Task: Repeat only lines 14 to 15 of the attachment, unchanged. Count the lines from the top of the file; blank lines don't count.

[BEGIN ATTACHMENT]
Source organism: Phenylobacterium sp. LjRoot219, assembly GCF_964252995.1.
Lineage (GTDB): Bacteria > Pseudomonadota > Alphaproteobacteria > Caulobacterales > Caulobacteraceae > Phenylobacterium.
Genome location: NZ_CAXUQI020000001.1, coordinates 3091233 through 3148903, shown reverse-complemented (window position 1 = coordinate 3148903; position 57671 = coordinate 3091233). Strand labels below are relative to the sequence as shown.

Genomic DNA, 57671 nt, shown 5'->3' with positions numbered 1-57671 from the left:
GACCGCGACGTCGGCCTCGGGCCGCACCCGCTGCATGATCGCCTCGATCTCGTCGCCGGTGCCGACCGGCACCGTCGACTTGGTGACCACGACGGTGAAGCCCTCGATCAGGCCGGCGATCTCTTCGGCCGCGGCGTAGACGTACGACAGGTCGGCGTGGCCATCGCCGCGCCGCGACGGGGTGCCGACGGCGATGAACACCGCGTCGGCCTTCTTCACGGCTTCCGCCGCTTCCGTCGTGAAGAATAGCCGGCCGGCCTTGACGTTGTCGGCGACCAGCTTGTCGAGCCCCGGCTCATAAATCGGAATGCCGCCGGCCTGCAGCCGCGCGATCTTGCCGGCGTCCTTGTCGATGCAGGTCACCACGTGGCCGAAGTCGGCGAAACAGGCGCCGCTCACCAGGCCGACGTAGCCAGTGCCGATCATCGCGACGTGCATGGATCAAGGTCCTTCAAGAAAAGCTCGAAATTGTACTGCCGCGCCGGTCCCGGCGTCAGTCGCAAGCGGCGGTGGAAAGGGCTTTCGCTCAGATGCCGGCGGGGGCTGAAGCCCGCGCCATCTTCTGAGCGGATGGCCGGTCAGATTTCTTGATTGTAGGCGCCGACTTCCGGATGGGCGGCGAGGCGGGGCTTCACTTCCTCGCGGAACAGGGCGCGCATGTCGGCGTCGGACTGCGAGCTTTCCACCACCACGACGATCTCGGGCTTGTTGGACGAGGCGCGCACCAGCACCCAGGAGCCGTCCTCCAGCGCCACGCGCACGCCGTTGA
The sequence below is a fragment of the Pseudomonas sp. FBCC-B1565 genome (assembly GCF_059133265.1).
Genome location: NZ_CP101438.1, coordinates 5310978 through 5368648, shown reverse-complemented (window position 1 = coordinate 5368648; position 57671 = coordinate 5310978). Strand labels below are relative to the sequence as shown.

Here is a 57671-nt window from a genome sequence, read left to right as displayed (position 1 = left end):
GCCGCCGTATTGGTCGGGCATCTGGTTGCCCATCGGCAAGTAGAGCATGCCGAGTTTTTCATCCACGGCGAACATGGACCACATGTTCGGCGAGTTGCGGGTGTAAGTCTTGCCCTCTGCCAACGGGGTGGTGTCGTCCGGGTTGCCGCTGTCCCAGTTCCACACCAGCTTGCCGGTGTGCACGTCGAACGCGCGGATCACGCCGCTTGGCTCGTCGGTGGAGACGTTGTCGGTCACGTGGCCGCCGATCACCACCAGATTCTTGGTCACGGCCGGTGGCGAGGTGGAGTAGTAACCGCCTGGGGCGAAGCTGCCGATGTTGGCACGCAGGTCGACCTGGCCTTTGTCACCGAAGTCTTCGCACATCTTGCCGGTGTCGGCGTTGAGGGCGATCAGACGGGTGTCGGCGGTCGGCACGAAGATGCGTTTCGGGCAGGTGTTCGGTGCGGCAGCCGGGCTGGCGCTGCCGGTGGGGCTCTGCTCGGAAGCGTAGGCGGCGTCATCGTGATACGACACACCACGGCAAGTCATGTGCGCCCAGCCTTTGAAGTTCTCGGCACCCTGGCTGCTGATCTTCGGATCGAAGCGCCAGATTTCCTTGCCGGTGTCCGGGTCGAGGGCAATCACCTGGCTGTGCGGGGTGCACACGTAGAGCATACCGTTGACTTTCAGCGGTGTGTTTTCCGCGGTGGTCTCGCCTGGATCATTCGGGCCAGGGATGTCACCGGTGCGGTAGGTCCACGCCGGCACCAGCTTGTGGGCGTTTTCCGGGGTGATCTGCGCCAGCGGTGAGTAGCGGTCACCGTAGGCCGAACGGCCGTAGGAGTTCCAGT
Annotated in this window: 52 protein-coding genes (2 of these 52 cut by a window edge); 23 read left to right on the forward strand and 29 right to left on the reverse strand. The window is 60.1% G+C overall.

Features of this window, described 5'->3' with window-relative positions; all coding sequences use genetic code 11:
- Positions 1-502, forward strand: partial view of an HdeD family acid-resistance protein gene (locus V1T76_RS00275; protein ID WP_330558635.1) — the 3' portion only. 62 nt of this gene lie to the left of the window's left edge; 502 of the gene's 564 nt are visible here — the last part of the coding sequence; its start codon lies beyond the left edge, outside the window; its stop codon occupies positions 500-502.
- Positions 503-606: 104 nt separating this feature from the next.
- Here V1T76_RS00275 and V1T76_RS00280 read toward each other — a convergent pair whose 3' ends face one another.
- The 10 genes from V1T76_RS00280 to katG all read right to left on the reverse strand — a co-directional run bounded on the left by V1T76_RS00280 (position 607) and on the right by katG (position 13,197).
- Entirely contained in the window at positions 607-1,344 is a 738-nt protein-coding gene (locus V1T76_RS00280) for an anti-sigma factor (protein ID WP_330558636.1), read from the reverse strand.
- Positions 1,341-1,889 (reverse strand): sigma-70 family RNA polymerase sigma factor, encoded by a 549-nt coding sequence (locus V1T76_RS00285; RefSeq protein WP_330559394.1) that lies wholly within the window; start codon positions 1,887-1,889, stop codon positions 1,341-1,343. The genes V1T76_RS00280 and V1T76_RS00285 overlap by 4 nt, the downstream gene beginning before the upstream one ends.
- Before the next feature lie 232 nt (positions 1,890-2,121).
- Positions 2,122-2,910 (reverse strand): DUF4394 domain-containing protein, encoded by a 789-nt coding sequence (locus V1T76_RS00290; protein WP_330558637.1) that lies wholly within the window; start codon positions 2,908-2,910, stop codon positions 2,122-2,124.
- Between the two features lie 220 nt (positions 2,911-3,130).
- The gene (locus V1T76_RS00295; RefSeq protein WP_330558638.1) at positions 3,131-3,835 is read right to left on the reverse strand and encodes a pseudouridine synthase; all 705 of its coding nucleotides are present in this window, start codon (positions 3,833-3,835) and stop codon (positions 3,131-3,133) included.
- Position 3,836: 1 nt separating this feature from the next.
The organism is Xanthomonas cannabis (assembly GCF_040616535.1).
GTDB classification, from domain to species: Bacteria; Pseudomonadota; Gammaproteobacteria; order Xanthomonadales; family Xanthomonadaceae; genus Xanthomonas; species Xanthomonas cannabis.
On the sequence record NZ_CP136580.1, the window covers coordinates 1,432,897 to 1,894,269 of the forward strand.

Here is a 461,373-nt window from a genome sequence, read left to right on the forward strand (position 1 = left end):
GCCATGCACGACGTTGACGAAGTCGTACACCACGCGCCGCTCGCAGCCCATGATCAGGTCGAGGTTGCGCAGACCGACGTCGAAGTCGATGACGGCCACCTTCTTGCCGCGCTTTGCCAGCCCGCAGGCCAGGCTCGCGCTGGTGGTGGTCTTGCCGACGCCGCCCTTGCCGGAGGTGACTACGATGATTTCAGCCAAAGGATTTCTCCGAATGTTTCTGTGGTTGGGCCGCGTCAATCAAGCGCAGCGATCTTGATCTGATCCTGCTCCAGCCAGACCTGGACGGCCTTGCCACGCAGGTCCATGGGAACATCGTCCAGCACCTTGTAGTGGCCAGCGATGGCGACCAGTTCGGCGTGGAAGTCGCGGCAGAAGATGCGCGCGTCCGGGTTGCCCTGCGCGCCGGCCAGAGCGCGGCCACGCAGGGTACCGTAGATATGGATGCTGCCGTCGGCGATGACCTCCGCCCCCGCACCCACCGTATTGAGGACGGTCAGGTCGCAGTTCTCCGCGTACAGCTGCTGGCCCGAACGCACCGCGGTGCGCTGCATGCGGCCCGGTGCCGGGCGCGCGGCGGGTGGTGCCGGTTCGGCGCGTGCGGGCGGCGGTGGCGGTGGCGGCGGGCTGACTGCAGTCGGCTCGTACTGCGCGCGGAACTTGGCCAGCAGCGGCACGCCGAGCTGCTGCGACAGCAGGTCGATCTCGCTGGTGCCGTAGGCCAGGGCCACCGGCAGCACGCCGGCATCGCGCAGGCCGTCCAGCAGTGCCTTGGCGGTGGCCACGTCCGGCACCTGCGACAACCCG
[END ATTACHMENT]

- Here V1T76_RS00275 and V1T76_RS00280 read toward each other — a convergent pair whose 3' ends face one another.
- The 10 genes from V1T76_RS00280 to katG all read right to left on the reverse strand — a co-directional run bounded on the left by V1T76_RS00280 (position 607) and on the right by katG (position 13,197).